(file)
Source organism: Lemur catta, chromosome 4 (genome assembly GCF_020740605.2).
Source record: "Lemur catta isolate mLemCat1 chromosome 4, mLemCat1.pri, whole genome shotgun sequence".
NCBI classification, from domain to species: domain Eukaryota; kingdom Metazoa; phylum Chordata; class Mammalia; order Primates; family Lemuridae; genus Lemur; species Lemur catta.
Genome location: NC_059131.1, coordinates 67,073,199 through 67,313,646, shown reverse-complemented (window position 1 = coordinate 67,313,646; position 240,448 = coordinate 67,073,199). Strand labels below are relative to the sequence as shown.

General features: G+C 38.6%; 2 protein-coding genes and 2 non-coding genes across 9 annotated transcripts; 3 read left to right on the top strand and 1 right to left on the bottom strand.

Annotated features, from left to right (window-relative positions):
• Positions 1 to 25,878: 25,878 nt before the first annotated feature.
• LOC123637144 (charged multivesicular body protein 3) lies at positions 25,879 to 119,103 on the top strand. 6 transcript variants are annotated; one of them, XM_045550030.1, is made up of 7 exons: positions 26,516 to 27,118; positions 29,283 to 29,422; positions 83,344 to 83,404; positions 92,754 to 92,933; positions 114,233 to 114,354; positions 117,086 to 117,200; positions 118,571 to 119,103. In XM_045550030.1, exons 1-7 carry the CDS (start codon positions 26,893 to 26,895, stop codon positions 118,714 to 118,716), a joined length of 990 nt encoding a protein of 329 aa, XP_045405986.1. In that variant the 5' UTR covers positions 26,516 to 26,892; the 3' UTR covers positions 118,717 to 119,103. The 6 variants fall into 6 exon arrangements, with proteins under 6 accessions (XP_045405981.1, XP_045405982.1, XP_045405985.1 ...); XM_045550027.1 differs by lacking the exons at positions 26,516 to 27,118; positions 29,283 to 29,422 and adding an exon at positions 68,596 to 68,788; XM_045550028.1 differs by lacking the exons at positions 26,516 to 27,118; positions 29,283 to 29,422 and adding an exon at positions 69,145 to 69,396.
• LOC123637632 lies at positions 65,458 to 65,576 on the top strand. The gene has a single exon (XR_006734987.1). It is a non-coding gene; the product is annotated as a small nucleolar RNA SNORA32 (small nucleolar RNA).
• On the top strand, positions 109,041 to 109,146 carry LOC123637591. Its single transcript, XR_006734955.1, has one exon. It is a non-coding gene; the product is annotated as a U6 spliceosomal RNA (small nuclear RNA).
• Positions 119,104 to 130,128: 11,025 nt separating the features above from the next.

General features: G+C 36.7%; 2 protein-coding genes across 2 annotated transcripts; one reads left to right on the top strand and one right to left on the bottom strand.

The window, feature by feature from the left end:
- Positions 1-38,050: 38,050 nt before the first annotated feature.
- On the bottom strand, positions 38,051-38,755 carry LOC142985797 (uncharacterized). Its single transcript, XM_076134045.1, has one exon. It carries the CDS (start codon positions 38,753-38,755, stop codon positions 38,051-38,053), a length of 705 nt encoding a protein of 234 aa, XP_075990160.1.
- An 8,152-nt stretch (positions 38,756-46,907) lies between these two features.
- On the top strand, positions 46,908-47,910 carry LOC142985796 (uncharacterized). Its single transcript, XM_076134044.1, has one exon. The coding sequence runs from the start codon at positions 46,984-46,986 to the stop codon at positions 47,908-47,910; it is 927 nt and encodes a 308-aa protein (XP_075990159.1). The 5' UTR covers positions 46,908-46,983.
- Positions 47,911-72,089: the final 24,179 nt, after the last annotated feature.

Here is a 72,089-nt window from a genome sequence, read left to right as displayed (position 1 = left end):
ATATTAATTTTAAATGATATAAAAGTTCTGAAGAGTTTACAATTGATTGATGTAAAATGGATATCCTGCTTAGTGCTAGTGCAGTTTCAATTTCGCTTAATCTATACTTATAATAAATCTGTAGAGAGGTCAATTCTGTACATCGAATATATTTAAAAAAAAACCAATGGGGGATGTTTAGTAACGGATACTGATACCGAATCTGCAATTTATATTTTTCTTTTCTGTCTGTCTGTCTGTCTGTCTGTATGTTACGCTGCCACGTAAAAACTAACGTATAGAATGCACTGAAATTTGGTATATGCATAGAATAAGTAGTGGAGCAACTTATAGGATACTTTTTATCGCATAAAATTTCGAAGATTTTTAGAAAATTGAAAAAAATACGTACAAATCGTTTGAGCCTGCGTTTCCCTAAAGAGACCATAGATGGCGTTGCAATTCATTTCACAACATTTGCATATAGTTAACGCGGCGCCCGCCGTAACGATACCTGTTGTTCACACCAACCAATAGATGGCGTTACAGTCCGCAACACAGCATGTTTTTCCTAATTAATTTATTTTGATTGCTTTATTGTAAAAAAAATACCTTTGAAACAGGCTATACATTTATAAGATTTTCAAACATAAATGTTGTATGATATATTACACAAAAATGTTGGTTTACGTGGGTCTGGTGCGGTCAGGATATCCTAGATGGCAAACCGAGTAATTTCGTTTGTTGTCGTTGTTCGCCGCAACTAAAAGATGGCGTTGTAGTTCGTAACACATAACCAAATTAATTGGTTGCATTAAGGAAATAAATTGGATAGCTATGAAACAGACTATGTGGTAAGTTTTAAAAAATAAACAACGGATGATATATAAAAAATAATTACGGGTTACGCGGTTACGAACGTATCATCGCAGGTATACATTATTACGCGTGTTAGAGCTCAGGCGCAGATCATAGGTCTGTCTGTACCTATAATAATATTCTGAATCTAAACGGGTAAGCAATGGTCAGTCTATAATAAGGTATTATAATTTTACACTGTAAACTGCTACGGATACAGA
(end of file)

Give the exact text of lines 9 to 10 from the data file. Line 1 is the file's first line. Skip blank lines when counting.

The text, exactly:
• LOC123637632 lies at positions 65,458 to 65,576 on the top strand. The gene has a single exon (XR_006734987.1). It is a non-coding gene; the product is annotated as a small nucleolar RNA SNORA32 (small nucleolar RNA).
• On the top strand, positions 109,041 to 109,146 carry LOC123637591. Its single transcript, XR_006734955.1, has one exon. It is a non-coding gene; the product is annotated as a U6 spliceosomal RNA (small nuclear RNA).